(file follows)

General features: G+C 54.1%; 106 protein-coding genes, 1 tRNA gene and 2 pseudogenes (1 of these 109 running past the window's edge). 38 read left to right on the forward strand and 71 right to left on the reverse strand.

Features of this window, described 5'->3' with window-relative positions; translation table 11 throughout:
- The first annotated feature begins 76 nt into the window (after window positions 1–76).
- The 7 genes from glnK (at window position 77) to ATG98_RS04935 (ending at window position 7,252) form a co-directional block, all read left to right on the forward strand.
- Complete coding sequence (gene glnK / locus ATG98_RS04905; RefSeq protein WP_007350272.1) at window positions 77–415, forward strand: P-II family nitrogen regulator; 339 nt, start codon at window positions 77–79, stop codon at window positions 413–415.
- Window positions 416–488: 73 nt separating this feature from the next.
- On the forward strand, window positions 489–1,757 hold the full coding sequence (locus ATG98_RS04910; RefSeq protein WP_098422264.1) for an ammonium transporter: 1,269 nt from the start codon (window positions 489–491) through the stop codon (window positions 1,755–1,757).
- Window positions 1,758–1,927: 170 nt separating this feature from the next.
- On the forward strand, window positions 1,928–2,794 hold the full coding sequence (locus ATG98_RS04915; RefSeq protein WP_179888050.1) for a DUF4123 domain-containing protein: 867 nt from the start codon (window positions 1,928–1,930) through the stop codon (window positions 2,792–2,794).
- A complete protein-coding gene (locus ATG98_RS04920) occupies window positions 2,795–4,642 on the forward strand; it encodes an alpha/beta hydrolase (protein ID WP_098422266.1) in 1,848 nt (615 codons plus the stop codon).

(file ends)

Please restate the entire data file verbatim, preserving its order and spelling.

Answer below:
General features: G+C 54.1%; 106 protein-coding genes, 1 tRNA gene and 2 pseudogenes (1 of these 109 running past the window's edge). 38 read left to right on the forward strand and 71 right to left on the reverse strand.

Features of this window, described 5'->3' with window-relative positions; translation table 11 throughout:
- The first annotated feature begins 76 nt into the window (after window positions 1–76).
- The 7 genes from glnK (at window position 77) to ATG98_RS04935 (ending at window position 7,252) form a co-directional block, all read left to right on the forward strand.
- Complete coding sequence (gene glnK / locus ATG98_RS04905; RefSeq protein WP_007350272.1) at window positions 77–415, forward strand: P-II family nitrogen regulator; 339 nt, start codon at window positions 77–79, stop codon at window positions 413–415.
- Window positions 416–488: 73 nt separating this feature from the next.
- On the forward strand, window positions 489–1,757 hold the full coding sequence (locus ATG98_RS04910; RefSeq protein WP_098422264.1) for an ammonium transporter: 1,269 nt from the start codon (window positions 489–491) through the stop codon (window positions 1,755–1,757).
- Window positions 1,758–1,927: 170 nt separating this feature from the next.
- On the forward strand, window positions 1,928–2,794 hold the full coding sequence (locus ATG98_RS04915; RefSeq protein WP_179888050.1) for a DUF4123 domain-containing protein: 867 nt from the start codon (window positions 1,928–1,930) through the stop codon (window positions 2,792–2,794).
- A complete protein-coding gene (locus ATG98_RS04920) occupies window positions 2,795–4,642 on the forward strand; it encodes an alpha/beta hydrolase (protein ID WP_098422266.1) in 1,848 nt (615 codons plus the stop codon).